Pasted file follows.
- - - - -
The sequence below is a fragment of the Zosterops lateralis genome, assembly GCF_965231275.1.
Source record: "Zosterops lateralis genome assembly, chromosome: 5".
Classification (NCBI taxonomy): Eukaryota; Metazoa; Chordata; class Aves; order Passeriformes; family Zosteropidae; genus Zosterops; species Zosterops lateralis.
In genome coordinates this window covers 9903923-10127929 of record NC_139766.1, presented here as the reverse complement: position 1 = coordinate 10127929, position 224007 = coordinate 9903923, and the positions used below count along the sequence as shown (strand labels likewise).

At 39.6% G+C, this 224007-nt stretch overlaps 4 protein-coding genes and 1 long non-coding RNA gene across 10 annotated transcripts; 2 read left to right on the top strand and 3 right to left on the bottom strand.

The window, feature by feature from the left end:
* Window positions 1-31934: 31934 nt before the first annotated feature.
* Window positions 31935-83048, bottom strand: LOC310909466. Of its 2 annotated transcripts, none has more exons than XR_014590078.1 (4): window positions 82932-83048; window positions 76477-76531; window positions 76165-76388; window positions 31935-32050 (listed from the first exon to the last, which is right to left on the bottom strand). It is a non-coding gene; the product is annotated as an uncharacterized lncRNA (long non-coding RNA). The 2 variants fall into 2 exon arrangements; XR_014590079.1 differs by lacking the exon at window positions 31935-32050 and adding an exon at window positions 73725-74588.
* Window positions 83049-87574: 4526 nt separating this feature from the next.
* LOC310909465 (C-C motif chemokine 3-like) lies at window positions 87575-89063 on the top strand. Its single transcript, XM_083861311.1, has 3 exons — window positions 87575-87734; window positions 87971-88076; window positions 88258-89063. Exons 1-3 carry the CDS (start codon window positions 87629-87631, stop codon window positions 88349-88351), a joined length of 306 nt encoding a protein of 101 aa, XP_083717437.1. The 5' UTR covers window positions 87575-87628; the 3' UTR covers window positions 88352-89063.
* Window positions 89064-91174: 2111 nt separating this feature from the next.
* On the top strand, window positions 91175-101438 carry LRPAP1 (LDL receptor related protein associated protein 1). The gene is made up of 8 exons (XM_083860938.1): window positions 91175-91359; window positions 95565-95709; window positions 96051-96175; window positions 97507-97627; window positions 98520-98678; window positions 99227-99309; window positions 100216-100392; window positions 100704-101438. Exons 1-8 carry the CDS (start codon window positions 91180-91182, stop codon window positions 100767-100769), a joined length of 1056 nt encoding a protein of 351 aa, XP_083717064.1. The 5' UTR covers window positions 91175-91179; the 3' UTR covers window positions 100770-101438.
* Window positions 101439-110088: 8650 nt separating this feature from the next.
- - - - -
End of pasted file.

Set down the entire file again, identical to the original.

The sequence below is a fragment of the Zosterops lateralis genome, assembly GCF_965231275.1.
Source record: "Zosterops lateralis genome assembly, chromosome: 5".
Classification (NCBI taxonomy): Eukaryota; Metazoa; Chordata; class Aves; order Passeriformes; family Zosteropidae; genus Zosterops; species Zosterops lateralis.
In genome coordinates this window covers 9903923-10127929 of record NC_139766.1, presented here as the reverse complement: position 1 = coordinate 10127929, position 224007 = coordinate 9903923, and the positions used below count along the sequence as shown (strand labels likewise).

At 39.6% G+C, this 224007-nt stretch overlaps 4 protein-coding genes and 1 long non-coding RNA gene across 10 annotated transcripts; 2 read left to right on the top strand and 3 right to left on the bottom strand.

The window, feature by feature from the left end:
* Window positions 1-31934: 31934 nt before the first annotated feature.
* Window positions 31935-83048, bottom strand: LOC310909466. Of its 2 annotated transcripts, none has more exons than XR_014590078.1 (4): window positions 82932-83048; window positions 76477-76531; window positions 76165-76388; window positions 31935-32050 (listed from the first exon to the last, which is right to left on the bottom strand). It is a non-coding gene; the product is annotated as an uncharacterized lncRNA (long non-coding RNA). The 2 variants fall into 2 exon arrangements; XR_014590079.1 differs by lacking the exon at window positions 31935-32050 and adding an exon at window positions 73725-74588.
* Window positions 83049-87574: 4526 nt separating this feature from the next.
* LOC310909465 (C-C motif chemokine 3-like) lies at window positions 87575-89063 on the top strand. Its single transcript, XM_083861311.1, has 3 exons — window positions 87575-87734; window positions 87971-88076; window positions 88258-89063. Exons 1-3 carry the CDS (start codon window positions 87629-87631, stop codon window positions 88349-88351), a joined length of 306 nt encoding a protein of 101 aa, XP_083717437.1. The 5' UTR covers window positions 87575-87628; the 3' UTR covers window positions 88352-89063.
* Window positions 89064-91174: 2111 nt separating this feature from the next.
* On the top strand, window positions 91175-101438 carry LRPAP1 (LDL receptor related protein associated protein 1). The gene is made up of 8 exons (XM_083860938.1): window positions 91175-91359; window positions 95565-95709; window positions 96051-96175; window positions 97507-97627; window positions 98520-98678; window positions 99227-99309; window positions 100216-100392; window positions 100704-101438. Exons 1-8 carry the CDS (start codon window positions 91180-91182, stop codon window positions 100767-100769), a joined length of 1056 nt encoding a protein of 351 aa, XP_083717064.1. The 5' UTR covers window positions 91175-91179; the 3' UTR covers window positions 100770-101438.
* Window positions 101439-110088: 8650 nt separating this feature from the next.